1. Local Government and Real Estate Builder Nexus that ceases local land at low prices as has been illustrated by Roberts on Pg. 75-76 (Roberts further quotes a 2011 World Bank report that states that rural farmers have often lost their and been short-changed about $321 Billion); and
2. Continuing ideological commitment to land collectivisation, Xi Jinping at a speech in Xiaogang stated that the core of reform in the countryside is sticking to the collective ownership of rural land.
Therefore while the government often proposes policies to aid property rights in the hinterland, these two aforementioned factors act as countervailing pressures.
However eliminating absolute poverty is one of the paramount challenges faced by the incumbent government, and Guizhou being one of the most backward provinces has received a lot of political attention notes Roberts. Guizhou has in the recent past attracted a lot of investment as an important spot for data storage, numerous companies such as Apple, Qualcomm, Huawei, Tencent and Alibaba being investors. Additionally, given its natural beauty, the provincial and local governments along with companies and common citizens have made a bet on its tourism potential and have been building numerous hospitality retreats, from big five star resorts to small bed and breakfast places. However while the province has benefited from the hospitality industry in the recent past, numerous locals – some of whom have returned from urban areas and had plans to invest in the tourism industry – interviewed by Roberts in the village of Binghuacun continue to wait for the benefits to trickle down as well as demand for tourism arise.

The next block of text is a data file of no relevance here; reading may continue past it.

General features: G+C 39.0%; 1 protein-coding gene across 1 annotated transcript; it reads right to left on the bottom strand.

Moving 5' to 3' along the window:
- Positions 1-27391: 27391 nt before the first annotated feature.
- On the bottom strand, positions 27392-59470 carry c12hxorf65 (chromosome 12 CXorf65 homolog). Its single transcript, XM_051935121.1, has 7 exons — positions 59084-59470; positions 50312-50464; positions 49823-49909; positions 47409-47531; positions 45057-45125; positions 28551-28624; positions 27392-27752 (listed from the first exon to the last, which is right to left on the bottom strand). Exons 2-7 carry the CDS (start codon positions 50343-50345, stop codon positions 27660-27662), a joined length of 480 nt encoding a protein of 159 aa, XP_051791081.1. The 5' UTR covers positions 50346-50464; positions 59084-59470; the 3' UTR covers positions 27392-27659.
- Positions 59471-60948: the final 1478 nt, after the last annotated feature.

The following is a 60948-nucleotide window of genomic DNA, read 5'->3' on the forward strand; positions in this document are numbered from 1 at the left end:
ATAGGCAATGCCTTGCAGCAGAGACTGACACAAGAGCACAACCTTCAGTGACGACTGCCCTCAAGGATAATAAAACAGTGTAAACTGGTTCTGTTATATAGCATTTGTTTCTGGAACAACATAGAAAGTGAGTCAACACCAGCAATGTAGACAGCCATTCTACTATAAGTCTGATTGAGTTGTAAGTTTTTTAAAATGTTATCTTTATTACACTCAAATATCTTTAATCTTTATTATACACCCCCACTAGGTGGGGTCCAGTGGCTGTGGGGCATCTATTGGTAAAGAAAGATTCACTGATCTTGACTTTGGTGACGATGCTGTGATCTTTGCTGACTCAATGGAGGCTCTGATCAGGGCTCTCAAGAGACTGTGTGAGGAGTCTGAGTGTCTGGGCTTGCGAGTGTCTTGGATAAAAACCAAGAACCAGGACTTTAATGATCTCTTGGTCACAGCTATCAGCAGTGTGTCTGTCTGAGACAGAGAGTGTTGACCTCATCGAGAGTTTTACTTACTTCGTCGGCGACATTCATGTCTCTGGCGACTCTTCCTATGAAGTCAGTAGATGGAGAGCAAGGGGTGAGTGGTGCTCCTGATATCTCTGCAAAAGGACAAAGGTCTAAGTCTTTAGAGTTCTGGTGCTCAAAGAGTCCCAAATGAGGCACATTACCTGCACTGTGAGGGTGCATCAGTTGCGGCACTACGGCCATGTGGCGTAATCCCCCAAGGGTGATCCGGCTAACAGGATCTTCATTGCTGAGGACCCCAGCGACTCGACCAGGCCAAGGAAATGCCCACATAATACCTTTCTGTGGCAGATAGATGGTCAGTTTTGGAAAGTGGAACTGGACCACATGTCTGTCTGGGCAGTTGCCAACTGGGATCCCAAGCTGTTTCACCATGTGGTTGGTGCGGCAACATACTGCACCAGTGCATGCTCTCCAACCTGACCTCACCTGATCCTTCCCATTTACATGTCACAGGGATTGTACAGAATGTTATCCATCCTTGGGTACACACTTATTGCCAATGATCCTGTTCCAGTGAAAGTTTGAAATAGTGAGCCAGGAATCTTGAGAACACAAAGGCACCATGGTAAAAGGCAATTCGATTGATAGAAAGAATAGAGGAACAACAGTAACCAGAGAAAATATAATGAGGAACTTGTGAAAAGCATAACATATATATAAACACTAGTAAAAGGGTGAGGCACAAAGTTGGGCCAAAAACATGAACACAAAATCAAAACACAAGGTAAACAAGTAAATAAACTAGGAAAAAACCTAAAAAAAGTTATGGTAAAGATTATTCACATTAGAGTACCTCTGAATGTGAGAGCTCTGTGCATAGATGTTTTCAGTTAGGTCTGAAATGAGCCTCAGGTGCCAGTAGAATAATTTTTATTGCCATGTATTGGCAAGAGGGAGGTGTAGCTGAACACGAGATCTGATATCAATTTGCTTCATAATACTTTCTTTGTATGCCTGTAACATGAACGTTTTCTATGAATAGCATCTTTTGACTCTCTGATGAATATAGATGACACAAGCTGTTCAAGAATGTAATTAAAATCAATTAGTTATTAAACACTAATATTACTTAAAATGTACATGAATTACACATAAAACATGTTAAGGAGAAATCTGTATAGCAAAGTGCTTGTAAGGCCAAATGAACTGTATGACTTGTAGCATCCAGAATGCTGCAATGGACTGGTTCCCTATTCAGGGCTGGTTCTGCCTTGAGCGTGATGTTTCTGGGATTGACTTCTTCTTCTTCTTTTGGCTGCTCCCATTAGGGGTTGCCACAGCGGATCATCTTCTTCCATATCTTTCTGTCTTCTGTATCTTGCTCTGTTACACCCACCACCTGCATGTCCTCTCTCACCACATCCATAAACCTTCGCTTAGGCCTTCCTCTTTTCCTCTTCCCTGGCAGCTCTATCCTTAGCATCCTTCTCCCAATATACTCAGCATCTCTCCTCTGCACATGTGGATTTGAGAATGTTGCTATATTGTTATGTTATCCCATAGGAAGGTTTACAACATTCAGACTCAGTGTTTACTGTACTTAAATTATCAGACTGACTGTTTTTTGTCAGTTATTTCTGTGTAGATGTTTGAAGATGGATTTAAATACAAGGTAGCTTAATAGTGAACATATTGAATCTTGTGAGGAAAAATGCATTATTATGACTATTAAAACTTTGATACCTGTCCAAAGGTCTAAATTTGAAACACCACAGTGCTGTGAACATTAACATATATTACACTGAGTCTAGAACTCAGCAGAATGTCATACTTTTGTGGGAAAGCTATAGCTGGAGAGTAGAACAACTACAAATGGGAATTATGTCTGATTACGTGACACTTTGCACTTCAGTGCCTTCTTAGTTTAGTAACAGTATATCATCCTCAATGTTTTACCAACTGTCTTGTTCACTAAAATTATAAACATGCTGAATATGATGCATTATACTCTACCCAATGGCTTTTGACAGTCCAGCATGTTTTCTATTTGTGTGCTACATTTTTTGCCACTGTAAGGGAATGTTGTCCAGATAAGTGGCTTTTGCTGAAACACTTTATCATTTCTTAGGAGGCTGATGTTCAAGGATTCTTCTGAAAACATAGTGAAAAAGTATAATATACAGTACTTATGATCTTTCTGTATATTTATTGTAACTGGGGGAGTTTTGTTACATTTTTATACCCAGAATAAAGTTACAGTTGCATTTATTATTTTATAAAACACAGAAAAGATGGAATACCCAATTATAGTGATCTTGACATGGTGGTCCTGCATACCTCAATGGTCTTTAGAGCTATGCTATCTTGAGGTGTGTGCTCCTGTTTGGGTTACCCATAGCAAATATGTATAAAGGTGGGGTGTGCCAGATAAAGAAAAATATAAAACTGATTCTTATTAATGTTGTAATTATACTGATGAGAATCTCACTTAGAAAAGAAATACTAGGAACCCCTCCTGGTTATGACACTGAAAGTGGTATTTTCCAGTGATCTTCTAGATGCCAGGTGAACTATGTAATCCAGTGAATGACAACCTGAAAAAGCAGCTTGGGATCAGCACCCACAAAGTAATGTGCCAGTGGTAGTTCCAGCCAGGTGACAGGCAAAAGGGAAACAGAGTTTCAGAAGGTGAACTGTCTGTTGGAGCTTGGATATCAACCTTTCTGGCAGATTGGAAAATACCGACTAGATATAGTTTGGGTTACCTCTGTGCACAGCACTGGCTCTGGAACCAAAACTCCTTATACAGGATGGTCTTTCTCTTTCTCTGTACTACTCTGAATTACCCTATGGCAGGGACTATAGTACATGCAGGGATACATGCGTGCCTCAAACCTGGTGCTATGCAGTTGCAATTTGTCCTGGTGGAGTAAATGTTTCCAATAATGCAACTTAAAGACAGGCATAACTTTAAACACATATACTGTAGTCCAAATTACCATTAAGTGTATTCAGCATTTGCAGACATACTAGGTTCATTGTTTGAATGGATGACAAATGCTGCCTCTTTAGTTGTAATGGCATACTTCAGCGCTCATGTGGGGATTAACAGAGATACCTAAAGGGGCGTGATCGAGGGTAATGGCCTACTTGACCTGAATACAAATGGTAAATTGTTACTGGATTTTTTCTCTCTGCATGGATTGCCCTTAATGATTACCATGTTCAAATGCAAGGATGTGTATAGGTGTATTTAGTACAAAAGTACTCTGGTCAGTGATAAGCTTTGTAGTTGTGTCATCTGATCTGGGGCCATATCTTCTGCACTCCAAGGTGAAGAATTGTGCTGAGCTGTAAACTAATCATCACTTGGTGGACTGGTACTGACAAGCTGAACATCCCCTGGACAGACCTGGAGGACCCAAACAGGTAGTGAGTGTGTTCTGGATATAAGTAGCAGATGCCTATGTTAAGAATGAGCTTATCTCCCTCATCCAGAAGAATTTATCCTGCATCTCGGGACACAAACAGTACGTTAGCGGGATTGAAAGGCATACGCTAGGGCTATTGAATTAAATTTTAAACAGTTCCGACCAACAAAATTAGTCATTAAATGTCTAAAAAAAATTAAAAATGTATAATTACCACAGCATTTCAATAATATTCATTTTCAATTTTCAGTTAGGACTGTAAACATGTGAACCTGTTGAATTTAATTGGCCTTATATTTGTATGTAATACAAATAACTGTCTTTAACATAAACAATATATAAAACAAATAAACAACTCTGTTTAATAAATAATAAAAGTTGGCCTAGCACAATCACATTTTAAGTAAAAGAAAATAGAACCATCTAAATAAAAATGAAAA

China faces a number of challenges at this moment of transition, while its attempted shift to a technological superior society has catalysed the US-China trade war along with other related developments on the international front, domestic migrants who’ve not benefitted equally benefitted from China’s go-go years serve as a major challenge domestically. Dexter Roberts in his work successfully brings to light the domestic imbalances that are showing up at this time of transition, the disparities have only been accentuated by Covid – 19.
 The Lewis turning point is a situation in economic development where surplus rural labor is fully absorbed into the manufacturing sector. This typically causes agricultural and unskilled industrial real wages to rise. The term is named after economist W. Arthur Lewis.